The tantalizing smell of grilling burgers wafts across the St. Clair River's Middle Channel and pulls you toward a waterfront bar with a small dock on Harsen's Island. That's Brown's. It's your quintessential dockside restaurant with a good selection of burgers and fish, like walleye and lake perch.

Getting there takes a little more time if you're launching from Detroit or the northern suburbs. It requires a roughly 45-minute trip to northeast Lake St. Clair. You'll then navigate the labyrinth of inlets and small islands that compose the mouth of the St. Clair River. While you'll enjoy the food at Brown's, the trip there is half the fun. The water in the Middle Channel, which cuts between Harsens and Dickinson islands, is always like glass. The islands are sparsely inhabited, making it feel like you're in a place much further from Detroit than you are. Because of that, the Middle Channel is one of the best spots for boating in metro Detroit's network of rivers and lakes, and Brown's is one of the best places to bite a burger.

click to enlarge The Middle Channel. - Tom Perkins
Tom Perkins
The Middle Channel.

Bobby Mac's Bayside Tavern & Grill
8287 Dixie Hwy., Fair Haven; 586-725-5602;

If you're cruising through Anchor Bay on the northside of Lake St. Clair and you're in the market for heavily deep fried fish, fries, and a few beers, then Bobby Mac's is where you want to post up, and its best option is the lake perch. It's easy to access in the usually calm the north side of Anchor Bay.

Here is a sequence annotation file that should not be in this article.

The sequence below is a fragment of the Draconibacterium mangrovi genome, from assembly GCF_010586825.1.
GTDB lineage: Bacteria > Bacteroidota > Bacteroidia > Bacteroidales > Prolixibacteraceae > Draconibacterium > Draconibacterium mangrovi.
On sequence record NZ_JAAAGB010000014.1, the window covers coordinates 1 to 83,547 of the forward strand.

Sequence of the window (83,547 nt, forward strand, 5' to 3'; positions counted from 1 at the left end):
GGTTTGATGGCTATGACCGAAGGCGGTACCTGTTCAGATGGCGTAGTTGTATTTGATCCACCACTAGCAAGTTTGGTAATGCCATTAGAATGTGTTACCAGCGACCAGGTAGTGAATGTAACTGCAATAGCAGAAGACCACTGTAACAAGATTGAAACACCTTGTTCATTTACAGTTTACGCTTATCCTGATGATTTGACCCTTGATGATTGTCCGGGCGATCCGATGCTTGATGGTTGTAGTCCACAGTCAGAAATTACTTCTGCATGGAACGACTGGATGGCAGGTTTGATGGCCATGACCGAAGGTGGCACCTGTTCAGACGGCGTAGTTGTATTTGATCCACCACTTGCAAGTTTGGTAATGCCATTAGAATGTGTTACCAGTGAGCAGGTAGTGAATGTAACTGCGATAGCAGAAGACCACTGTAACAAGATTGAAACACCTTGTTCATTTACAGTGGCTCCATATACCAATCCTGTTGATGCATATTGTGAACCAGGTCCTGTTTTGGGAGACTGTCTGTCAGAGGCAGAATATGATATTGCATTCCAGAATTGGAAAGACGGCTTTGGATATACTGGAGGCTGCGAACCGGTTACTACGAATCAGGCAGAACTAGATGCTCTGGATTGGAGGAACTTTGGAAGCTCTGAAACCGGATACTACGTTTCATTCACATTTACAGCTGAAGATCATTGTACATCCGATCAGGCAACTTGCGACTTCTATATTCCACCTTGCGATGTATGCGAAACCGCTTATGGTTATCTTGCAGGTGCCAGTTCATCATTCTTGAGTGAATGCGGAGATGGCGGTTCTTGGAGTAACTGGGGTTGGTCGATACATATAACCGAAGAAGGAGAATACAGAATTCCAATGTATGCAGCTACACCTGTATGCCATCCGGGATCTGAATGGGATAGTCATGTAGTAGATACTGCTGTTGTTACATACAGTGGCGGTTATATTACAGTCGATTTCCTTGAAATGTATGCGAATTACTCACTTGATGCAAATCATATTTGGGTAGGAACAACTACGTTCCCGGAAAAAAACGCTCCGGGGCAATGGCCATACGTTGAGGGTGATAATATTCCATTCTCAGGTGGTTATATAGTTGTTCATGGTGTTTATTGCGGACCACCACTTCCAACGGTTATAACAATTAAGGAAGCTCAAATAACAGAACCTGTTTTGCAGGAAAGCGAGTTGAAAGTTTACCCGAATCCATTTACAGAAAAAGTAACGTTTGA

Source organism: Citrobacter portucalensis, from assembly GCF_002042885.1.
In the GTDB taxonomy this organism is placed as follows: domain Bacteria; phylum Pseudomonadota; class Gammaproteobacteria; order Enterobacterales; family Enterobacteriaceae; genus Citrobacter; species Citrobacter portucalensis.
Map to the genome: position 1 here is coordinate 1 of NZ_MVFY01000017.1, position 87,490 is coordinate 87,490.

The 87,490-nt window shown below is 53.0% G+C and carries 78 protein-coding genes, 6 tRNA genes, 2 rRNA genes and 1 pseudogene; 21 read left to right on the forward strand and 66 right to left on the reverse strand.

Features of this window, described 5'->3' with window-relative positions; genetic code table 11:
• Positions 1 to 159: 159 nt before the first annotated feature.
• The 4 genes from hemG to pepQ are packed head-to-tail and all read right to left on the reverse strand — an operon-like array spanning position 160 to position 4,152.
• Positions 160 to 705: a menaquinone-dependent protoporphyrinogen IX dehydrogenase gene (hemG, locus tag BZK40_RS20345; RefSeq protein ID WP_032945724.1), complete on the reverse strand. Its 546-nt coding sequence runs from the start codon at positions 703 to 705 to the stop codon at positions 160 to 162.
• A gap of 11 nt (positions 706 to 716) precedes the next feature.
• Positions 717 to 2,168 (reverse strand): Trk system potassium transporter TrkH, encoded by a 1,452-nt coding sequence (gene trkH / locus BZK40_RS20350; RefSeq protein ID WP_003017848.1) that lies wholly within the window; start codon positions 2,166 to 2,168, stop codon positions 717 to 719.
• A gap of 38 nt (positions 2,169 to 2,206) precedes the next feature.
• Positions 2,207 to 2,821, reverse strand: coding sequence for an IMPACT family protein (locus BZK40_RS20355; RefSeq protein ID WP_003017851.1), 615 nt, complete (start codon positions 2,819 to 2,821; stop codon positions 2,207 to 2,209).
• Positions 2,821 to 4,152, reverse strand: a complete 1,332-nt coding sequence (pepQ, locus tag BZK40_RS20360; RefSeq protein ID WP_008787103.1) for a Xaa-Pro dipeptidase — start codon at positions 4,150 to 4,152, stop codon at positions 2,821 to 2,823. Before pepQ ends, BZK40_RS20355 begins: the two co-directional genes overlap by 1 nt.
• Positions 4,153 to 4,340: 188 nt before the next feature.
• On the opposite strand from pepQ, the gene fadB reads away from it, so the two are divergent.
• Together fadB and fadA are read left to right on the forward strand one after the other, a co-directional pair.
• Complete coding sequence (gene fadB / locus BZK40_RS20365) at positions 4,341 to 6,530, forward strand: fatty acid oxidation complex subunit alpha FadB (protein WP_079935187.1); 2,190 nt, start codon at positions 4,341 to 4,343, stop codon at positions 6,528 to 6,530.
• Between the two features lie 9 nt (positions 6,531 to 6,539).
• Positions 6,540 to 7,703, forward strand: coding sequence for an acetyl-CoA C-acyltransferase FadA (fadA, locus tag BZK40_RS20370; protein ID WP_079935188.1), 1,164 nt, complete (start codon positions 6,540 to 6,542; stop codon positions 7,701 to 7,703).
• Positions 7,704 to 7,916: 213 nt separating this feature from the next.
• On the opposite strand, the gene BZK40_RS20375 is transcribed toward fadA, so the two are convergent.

click to enlarge Fish and chips from Bobby Mac's in Anchor Bay. - Tom Perkins
Tom Perkins
Fish and chips from Bobby Mac's in Anchor Bay.

Marshall's Bar
14716 E. Jefferson Ave., Detroit

The day on the water is done, but you're not quite ready to dock for the night — it's time to go to Marshall's. If you own large yachts and sailboats, then you can't access it by sea. Instead you'll need to anchor your boat in the river, and drop in the water your jet ski, kayak, or small fishing boat. You'll then gingerly putter up Fox Creek in Detroit's Jefferson Chalmers neighborhood's canals. Fox Creek empties into the Detroit River at Mariner's Park, and runs parallel to Alter Road between the river and Jefferson. It dead ends at Marshall's, which is where you'll find your classic neighborhood dive bar with a pool table, weird collection of customers, and a bonfire pit in the back.